Lifestyle choices are widely known to play a role in the onset of many cancers. By making some key changes in how you live your life and the food you eat, you can dramatically reduce your risk. Smoking contributes to over 30 percent of cancer cases, and it has been suggested that another 30 percent of cases can be prevented by eating a healthy diet. Research from the American Institute for Cancer Research and the American Cancer Society suggests that over half of all cancers could be prevented by simple lifestyle changes.
While the link between diet and cancer is not yet definitive, there is a growing body of evidence to suggest that diet can indeed play a role in cancer prevention.
Research has shown that a diet high in antioxidant-rich foods is linked to a lower incidence of cancer. Those following a vegetarian diet, for example, are less likely to experience conditions such as breast or ovarian cancer, and the risk of other types of cancer is also reduced. Antioxidants are found in a wide variety of fruit and vegetables, and prevent damage being done to the DNA by chemicals known as free radicals. These are mostly located in and just underneath the skin, so peeling the fruit before eating means that you will derive fewer benefits from it. Foods such as garlic, berries, and green tea contain high levels of antioxidants.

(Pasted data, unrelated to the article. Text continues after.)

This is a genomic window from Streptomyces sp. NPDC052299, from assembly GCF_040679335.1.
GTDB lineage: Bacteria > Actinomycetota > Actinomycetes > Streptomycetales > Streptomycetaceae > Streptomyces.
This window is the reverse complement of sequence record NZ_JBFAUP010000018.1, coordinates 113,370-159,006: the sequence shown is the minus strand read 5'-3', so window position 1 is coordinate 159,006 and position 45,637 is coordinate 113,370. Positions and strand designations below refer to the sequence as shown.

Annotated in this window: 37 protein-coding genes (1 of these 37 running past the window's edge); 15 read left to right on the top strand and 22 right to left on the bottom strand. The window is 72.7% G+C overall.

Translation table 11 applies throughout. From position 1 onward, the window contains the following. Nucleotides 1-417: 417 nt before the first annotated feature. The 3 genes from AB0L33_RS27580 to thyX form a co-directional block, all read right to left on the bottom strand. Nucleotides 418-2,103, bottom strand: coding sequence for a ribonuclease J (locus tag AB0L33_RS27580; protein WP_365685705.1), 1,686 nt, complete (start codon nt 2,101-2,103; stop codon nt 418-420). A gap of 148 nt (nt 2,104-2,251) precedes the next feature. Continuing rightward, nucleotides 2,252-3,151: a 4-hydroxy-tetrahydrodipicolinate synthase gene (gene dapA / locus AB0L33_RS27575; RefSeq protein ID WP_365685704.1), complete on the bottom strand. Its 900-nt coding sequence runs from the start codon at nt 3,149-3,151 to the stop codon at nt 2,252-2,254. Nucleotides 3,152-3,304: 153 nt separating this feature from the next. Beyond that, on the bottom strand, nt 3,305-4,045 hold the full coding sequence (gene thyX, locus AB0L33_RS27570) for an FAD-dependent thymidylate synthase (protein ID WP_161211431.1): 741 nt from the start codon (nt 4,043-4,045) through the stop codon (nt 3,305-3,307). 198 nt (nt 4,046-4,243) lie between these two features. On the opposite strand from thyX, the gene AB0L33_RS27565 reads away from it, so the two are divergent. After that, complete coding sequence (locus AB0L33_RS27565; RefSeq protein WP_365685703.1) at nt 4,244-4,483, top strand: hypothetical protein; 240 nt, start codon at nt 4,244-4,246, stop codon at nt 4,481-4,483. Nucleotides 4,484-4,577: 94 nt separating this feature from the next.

Increased intake of carotenoid chemicals have also been linked to a reduced rate of cancers, and these can be found in foods such as carrots, tomatoes, and sweet potatoes.
Isolating the specific compounds in fruits and vegetables that help prevent cancer is difficult and has, thus far, been somewhat unsuccessful. Regardless, we do know that ensuring antioxidants, vitamins, and minerals are present in your diet can only be done by eating whole foods, where they are found naturally.
Cancer is a complex disease that is caused by the interplay of many different factors, including genetics, environment, and lifestyle. However, it is safe to say that eating a balanced diet, consisting mostly of whole foods, some lean protein, and good fats, can go a long way toward preventing the onset and progression of the disease.